While not considered one the Bard’s richest works or given the most revelatory treatment, The Comedy of Errors makes for ideal picnic blanket theatre in Chesapeake Shakespeare Company’s lively and communal outdoor In-The-Ruins production. Its numerous twists, capers, and broad characters prove a great frame for the company to fill with seemingly every kind of entertainment they can stuff in.
The tale, while simple – with its two long-lost twins both named Antipholus, their identical servants both named Dromio, and the inevitable confusions that result from their encounters – has more range that it appears at first blush, and the company, under director Scott Alan Small, register the changes with varying effectiveness. They give themselves free rein to poke at the audience, pull silly faces, and pour water over themselves during the farcical moments when the wrong twins are running into each other. Then, when Shakespeare’s humor becomes more linguistic, the actors wisely rein it in and let the puns and sly wit do the work.
However, despite some earnest discussion in the program about heavier themes in the play, the company does not follow through when it comes to the question of whether the servants’ frequent beatings can stand as serious commentary. No violence, even of a broadly comical nature, is done to the two Dromios onstage. This becomes distracting, considering how often Dromio of Ephesus in particular refers to the beatings he’s receiving; presumably, these moments were whiffed in order to make the play family-friendly. Whatever social complexity may have been found in the relationships between the masters and servants is thus lost. Some other potential moments of emotional punch are similarly passed over – which, to be clear, is not a terrible choice given the overall thrust of this production, but it is at odds with both the unedited text and the dramaturg’s notes.
Thankfully, the company does not shy away from taking a more serious tack when it comes to the case of the play’s treatment of women. The characters of Antipholus of Ephesus’ wife, Adriana (Mary Myers), and her sister, Luciana (Carson Elizabeth Gregory), are brought to life by letting them tackle their conversations about men’s liberty and women’s desire head-on. This leads to Gregory achieving one of the most complex and moving moments in the play, when she finally crosses paths with the Antipholus who is not, actually, her sister’s husband. Moreover, the women’s later comedic moments are all the funnier for being emotionally grounded.
But let’s put all that aside, because questions about thematic coherence are secondary to the gobs of fun director Small and company want their audience to have – and are clearly having themselves (it’s been a while since I’ve seen such an unabashedly pleased-to-be-here crew of performers). Matthew Ancarrow, as the fish-out-of-water Antipholus of Syracuse, leads the charge into hilarity with an utterly masterful comedic turn. If not for the buckets of sweat pouring off him in the heat, we would have no idea how hard he is working given how smoothly he flows from one finely-tuned overreaction to the next. He sets a high bar for the other players, and they all dance merrily to keep up.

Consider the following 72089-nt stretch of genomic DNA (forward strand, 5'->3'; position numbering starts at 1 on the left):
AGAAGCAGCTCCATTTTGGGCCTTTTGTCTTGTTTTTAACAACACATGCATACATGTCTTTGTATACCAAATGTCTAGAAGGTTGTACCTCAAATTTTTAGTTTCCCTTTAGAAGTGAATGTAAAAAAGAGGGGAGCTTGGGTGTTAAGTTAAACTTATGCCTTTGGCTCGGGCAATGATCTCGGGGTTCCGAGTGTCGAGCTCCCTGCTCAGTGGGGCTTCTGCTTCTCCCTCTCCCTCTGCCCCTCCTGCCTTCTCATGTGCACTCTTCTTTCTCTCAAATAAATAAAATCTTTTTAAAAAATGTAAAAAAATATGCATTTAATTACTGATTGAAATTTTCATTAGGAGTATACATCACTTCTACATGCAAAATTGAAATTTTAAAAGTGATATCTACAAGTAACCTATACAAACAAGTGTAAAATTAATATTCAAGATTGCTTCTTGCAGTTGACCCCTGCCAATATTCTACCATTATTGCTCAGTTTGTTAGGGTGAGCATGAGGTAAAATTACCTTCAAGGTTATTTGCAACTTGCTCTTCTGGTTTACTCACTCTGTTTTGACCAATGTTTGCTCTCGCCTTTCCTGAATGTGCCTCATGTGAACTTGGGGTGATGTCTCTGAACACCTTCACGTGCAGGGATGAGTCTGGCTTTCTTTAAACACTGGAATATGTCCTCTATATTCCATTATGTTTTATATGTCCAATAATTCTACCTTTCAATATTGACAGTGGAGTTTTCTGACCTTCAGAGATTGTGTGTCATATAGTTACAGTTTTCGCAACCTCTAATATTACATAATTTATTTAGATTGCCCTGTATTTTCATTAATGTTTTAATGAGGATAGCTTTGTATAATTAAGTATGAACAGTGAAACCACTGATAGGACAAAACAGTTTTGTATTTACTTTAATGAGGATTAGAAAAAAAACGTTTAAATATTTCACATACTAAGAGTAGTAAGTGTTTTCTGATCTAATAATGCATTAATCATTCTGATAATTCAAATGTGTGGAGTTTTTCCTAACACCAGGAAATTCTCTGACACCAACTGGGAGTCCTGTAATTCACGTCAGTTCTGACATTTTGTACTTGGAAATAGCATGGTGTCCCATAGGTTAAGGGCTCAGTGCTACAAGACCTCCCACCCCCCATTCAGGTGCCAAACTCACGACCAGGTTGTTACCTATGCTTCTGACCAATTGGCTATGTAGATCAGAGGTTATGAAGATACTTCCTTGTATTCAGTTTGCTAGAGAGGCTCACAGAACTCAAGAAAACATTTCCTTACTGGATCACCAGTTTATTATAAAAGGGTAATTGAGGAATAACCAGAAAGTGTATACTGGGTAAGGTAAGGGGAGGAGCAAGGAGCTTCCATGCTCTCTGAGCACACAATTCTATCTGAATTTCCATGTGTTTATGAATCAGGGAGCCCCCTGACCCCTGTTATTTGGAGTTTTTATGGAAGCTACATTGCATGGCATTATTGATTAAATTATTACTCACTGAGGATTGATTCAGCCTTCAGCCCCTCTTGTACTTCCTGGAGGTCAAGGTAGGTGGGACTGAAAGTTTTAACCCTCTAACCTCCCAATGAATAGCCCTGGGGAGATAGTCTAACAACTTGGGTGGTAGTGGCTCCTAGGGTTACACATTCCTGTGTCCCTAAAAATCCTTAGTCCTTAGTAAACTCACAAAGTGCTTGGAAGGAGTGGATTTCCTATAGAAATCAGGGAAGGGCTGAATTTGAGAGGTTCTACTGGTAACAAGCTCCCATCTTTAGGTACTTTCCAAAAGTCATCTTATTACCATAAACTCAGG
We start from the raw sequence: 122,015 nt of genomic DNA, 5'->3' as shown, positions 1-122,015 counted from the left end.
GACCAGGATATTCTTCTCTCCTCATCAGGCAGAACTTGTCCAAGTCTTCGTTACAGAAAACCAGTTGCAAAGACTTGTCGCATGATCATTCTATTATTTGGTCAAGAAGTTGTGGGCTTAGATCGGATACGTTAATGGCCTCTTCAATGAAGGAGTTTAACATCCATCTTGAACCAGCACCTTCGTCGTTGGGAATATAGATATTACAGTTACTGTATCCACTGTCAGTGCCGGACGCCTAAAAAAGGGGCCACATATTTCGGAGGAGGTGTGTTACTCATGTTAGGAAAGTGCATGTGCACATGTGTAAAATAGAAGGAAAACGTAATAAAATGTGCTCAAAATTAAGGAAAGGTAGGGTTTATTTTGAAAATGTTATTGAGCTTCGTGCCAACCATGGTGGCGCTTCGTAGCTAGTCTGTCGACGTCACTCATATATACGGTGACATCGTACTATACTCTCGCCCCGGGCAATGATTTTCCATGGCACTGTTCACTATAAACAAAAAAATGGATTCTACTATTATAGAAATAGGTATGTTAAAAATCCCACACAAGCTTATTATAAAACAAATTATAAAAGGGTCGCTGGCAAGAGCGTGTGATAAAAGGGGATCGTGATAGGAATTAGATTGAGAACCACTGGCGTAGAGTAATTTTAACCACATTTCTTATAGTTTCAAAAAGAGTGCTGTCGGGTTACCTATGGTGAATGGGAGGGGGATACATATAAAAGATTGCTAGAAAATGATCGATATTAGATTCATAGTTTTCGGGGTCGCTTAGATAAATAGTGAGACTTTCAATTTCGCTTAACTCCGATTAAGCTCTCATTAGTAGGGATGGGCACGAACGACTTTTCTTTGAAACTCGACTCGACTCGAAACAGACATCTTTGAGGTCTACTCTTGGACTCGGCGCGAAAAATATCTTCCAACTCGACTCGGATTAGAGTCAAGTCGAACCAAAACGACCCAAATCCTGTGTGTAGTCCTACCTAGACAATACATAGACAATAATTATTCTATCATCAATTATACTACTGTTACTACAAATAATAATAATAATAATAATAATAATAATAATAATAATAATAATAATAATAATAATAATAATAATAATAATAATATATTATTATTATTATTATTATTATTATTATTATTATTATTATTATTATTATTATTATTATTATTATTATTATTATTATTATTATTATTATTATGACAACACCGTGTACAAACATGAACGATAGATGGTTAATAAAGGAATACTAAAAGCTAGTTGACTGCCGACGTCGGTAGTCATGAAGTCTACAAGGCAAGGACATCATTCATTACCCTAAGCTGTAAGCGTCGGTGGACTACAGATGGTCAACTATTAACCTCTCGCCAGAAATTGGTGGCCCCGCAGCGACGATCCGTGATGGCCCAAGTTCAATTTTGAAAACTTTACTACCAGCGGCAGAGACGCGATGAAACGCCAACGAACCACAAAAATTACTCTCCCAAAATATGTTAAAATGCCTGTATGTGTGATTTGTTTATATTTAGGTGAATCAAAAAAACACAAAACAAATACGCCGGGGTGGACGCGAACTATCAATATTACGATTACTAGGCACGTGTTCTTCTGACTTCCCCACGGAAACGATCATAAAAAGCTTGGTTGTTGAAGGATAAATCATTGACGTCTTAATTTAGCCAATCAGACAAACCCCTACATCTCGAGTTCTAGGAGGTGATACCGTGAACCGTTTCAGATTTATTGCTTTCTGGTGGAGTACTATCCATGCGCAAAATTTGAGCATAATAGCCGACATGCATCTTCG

THE COMEDY OF ERRORS
June 12 – July 19
PFI Historic Park
3691 Sarah’s Lane
Ellicott City, MD 21043
Thursdays thru Sundays
Tickets: $15 – $38, $60 for a picnic table,
children under 18 attend free with ticketed adult
Details and Tickets
Kelsey Painter, as Dromio of Syracuse, stands out as well for her nimble physicality and likeable connection with the audience; Bobby Henneberg, as the other Dromio, plays across from her well, using his size to play the contrasts for laughs and (almost) making us forget how awkward it is that he’s frequently complaining about being beaten or whipped. Robby Rose, as the other Antipholus, plays a subtler game than Ancarrow (whose role casts a larger shadow) but is no less funny; Myers seems to locate a thousand different shadings of comic outrage in her Adriana; and so on through everyone onstage, up to and including the non-speaking ensemble members.
The actors don’t hoard all the fun for their character work. Led by skilled guitarist Nick Delaney under music director Scott Farquhar, the musical ensemble (composed of all of the members of the cast at one point or another, on voice or instruments) rolls their way through a selection of tunes at times quirky and at times surprisingly appropriate – everything from Meghan Trainor to They Might Be Giants, with an ideally silly cover of Talking Heads’ “Once in a Lifetime” as the highlight. Add in a recurring nightclub gag, some over-the-top drag, cheerfully anachronistic Starbucks cups, and more… All that together, plus an ice cream or a hot dog in hand, means that what few opportunities were missed on a deeper level pass by as breezily as the wind across the Patapsco ruins, and a very full evening of entertainment is in store for all of us.
Disclosure: I have worked with actor Mary Myers, playing Adriana in this production. This did not affect my review.
THE COMEDY OF ERRORS by William Shakespeare . Directed by Scott Alan Small . Produced by Chesapeake Shakespeare . Reviewed by Brett Abelman.
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